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The 2008 Mumbai Terrorist Attacks refer to a series of eleven consecutive attacks that were carried out by unidentified terrorists in Mumbai City, the largest city in India. The Mumbai attacks occurred on the twenty sixth night of November 2008. The coincidence of the number of the attacks with the month it happened gave it the name “26/11” attacks. The attacks consisted of eleven well coordinated shootings and bombings. According to a report compiled by BBC News, the terrorists are believed to have Islamic background (Rabasa, 2009). Most of the terrorists were killed in counterattacks by Mumbai police. Only one terrorist was captured alive. It was further reported that the terrorists must have received adequate assistance and support by external forces before executing the shootings and bombings. One of the suspect terrorists, Mr. Ajmal Kasab, who was the only attacker captured alive, confessed to Mumbai police that the terrorists received support from Pakistan’s Inter-Service Intelligence (ISI). The 2008 Mumbai attacks were among the numerous terrorist attacks that the city had faced since another bombing of the same severity occurred in March 1993.

Background Information

The Mumbai 2008 attacks occurred on the Wednesday night of 26th November 2008. The attacks were very severe and lasted for more than sixty hours. They involved cruel counter attacks between security agencies, police and the terrorists. Most of the shootings and bombings were carried out in the southern part of Mumbai. The terrorists had primary target places which had huge gathering of local citizens as well as foreigners, for instance, the Taj Hotel, Cama Women and Children’s Hospital, Metro Cinema and St. Xavier’s College. Another explosion occurred at Mazagon port. The terrorists also managed to attack other secondary target areas.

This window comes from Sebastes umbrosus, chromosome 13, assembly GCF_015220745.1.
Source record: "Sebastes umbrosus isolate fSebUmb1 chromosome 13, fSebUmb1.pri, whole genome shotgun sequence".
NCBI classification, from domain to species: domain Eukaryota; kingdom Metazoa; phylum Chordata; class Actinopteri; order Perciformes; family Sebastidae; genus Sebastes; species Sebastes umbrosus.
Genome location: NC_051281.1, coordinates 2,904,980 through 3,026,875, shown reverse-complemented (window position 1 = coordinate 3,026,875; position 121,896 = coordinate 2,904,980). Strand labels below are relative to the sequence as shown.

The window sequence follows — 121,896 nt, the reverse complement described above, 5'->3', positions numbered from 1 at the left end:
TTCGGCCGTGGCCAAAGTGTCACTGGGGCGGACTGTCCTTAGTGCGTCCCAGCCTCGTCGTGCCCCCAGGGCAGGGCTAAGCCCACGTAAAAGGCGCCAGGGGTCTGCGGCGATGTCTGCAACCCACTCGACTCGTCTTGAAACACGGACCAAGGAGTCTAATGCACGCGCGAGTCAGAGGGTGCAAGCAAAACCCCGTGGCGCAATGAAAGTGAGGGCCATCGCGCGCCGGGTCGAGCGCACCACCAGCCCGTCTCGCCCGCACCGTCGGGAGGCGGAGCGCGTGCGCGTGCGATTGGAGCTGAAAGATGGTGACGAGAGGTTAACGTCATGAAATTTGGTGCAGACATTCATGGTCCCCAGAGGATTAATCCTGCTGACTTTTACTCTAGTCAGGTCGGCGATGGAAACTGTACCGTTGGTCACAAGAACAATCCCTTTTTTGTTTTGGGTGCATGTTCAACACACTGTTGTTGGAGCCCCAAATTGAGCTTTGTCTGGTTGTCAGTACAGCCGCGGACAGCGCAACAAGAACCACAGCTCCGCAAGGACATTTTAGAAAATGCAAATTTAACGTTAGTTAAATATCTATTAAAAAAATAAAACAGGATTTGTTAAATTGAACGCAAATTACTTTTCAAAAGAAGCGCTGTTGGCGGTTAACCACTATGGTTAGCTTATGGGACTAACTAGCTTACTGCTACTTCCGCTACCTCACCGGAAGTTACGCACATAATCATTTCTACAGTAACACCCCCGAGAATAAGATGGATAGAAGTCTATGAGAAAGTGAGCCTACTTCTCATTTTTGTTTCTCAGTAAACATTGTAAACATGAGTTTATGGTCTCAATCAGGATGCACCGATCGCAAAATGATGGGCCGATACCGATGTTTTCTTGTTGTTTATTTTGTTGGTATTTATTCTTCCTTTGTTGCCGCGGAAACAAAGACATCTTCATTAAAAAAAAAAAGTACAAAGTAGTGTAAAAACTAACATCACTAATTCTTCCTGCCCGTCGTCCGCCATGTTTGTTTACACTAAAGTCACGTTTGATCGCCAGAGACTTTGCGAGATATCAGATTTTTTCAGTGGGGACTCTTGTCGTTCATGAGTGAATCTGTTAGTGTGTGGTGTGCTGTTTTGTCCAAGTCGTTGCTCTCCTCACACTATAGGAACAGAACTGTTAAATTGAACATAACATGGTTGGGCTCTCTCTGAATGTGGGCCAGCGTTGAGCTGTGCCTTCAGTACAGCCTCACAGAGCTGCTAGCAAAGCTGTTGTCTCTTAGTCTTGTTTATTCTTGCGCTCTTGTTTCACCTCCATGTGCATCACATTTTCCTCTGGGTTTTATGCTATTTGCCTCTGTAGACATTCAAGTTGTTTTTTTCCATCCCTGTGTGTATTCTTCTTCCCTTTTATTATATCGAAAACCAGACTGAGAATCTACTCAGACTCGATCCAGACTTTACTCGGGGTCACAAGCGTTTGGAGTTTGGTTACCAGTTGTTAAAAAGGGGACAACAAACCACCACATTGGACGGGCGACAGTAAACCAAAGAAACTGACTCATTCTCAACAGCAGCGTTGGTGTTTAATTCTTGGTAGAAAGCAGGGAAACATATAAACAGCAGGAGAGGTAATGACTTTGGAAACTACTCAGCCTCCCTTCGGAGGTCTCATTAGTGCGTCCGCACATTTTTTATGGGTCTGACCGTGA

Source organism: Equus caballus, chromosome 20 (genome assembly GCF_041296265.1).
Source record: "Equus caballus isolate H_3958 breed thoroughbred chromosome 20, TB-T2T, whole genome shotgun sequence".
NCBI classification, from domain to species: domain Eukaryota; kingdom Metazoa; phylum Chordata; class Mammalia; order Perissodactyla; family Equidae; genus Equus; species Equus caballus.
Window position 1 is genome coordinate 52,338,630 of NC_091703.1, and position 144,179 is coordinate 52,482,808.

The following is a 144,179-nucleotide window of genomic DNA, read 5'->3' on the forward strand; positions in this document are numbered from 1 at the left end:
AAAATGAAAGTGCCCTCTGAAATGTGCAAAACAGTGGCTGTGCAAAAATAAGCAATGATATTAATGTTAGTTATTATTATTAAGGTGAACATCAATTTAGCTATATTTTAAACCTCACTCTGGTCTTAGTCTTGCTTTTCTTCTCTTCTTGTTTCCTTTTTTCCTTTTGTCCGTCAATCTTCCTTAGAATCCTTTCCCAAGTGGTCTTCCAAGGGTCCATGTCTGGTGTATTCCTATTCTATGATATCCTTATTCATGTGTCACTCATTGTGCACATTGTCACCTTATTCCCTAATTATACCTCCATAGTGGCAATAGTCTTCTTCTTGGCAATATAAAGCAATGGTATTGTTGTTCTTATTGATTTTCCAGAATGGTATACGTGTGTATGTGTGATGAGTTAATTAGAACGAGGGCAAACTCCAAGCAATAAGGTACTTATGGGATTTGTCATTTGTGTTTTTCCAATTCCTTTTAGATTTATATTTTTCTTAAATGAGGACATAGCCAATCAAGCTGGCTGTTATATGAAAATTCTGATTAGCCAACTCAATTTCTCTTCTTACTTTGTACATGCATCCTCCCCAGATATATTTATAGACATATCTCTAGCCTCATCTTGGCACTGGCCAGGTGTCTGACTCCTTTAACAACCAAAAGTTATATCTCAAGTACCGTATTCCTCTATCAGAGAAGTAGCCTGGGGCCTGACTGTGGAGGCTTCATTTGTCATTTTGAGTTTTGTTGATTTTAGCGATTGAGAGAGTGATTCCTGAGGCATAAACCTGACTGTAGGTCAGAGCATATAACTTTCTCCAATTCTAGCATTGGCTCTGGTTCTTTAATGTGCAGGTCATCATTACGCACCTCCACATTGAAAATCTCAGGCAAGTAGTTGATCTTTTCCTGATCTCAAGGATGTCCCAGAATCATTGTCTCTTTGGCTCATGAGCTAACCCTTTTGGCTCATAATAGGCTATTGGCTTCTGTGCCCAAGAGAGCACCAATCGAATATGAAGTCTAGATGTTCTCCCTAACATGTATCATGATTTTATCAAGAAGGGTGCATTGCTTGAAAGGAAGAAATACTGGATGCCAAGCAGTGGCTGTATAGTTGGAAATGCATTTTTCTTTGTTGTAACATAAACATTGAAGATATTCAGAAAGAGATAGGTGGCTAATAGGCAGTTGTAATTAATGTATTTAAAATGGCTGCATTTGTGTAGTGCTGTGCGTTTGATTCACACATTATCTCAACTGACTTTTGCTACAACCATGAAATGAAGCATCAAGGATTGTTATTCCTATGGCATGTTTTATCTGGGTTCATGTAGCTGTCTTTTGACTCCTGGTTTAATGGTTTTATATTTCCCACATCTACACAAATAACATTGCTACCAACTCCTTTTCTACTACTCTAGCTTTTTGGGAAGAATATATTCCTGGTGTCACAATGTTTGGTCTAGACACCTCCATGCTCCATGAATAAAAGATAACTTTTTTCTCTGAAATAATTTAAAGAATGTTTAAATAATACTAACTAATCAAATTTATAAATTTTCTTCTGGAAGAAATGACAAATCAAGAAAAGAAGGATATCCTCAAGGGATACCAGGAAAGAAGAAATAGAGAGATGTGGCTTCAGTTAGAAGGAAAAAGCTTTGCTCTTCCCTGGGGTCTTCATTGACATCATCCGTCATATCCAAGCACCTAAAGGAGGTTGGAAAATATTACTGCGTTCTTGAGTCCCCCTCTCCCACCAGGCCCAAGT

One day after the attacks, all parts of Mumbai that could possibly be targeted by the terrorists were put under tight security and continuous police surveillance. On the third day after the attacks, the National Security Guards (NSG) conducted an operation dubbed Operation Black Tornado to get rid of the attackers. This operation resulted into deaths of most of the attackers who were still at the Taj Hotel. Mr. Ajmal Kasab, who was the only attacker captured alive, confessed that the terrorists belonged to a militants’ group called Lashkar-e-Taiba, which is based in Pakistan. Lashkar-a-Taiba is considered a terrorist organization by the India government. When the Pakistan government was asked about the nationality of Mr. Ajmal, the Prime Minister agreed that he was a Pakistani. Mr. Ajamal was later arraigned in court and sentence to death.

Human Impact

The 2008 Mumbai terrorist attacks resulted into various human impacts. First and foremost, most of the victims who survived have been suffering from trauma for a very long time. They get traumatized by the bombing experience and the scenes that were associated with it, for example, shooting of innocent friends or relatives by the terrorists. Additionally, most survivors suffered from serious body injuries that have rendered them physically disabled. This has further distressed the victims. The post attack effects were very devastating at both personal and family levels.

According to Kronstadt, the terrorist attacks in Mumbai instituted a climate of great fear and terror amongst the people. The attackers took hostages in the target hotels, shoot and killed several people (Kronstadt, 2011). Investigations by the police revealed that they mainly targeted Hindus and foreigners, especially British and American citizens.

In addition, the attacks resulted into hatred and rage between America and Pakistan. For instance, in late 2010, various family members and relatives of American victims who died or got injured during the attacks sued Pakistan and the leader of its Inter-Service Intelligence unit, General Major Ahmed Shuja Pasha for mass killings of blameless persons.

Infrastructure Damage and Losses